In Paul Scharre’s new book Four Battlegrounds: Power in the Age of Artificial Intelligence, Scharre recounts the story of one AI experiment that was disrupted by a squad of Marines who innovated new ways to sneak around and avoid detection. In just a day, the Marines figured out that the best way to approach an artificial intelligence system designed to identify human beings is to, well, not look like a human.
In practical terms, that meant standing behind a tree or just throwing a cardboard box over their heads.
The artificial intelligence in question was developed by the Defense Advanced Research Projects Agency’s (DARPA) Squad X program. The technology was designed to maximize “a squad’s situational awareness, while the autonomous systems allow squads to increase their battle space and area of influence,” according to DARPA.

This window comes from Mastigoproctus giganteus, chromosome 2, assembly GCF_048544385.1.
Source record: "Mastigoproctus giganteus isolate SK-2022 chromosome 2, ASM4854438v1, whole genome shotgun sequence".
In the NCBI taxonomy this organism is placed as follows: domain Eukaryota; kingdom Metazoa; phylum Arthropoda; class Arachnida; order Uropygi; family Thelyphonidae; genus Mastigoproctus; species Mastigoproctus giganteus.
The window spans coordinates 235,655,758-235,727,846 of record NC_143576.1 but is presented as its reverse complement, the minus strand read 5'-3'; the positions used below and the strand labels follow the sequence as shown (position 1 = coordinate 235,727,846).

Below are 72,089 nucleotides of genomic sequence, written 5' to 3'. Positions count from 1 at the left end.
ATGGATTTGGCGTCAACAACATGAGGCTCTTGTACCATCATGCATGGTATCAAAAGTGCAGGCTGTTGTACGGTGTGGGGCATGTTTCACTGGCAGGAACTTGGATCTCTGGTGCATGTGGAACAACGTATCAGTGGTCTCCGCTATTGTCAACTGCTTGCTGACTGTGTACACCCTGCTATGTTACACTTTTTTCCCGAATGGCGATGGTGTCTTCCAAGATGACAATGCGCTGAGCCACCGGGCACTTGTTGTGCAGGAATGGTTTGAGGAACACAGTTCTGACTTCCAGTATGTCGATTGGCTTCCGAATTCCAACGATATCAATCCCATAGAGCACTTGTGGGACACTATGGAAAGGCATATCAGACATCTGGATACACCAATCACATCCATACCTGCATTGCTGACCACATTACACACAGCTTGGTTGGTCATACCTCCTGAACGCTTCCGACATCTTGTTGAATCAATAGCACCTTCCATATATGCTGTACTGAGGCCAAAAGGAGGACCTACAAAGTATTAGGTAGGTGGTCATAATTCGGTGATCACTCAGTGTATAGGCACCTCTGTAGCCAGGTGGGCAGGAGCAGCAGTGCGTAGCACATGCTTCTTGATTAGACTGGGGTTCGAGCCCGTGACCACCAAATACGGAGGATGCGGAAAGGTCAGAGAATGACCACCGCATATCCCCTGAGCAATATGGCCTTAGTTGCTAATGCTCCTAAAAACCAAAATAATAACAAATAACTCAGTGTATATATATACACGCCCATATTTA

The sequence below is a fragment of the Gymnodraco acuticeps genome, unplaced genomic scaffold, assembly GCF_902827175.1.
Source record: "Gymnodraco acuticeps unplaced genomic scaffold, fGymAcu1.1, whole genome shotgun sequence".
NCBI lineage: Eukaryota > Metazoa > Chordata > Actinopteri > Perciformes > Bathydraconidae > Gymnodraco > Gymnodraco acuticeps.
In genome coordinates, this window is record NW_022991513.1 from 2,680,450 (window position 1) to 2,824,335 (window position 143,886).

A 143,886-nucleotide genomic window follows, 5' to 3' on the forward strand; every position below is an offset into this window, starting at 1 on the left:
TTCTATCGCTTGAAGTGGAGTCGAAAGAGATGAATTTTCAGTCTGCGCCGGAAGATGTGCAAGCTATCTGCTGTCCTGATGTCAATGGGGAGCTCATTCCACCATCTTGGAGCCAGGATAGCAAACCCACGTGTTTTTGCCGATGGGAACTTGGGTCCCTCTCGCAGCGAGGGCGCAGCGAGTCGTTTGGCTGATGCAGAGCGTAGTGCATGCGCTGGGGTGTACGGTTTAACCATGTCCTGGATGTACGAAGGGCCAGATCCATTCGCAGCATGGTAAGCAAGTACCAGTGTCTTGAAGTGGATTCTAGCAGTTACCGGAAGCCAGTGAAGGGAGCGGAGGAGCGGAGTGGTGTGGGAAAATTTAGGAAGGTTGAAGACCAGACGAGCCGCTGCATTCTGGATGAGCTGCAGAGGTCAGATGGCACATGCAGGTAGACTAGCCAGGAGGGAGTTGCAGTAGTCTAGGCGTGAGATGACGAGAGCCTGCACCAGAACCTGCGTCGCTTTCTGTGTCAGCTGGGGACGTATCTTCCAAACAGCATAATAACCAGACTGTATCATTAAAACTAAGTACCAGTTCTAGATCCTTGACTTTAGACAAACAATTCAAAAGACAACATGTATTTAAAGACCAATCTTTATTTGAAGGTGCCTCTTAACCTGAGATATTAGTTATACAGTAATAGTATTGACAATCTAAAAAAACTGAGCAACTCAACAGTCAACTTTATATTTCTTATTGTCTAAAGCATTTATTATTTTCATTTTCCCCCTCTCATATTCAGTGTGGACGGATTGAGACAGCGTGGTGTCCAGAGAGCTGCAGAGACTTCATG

“What DARPA was working on was developing the ability to identify people in complex urban environments,” said Scharre. “And sense people approaching the squad.”
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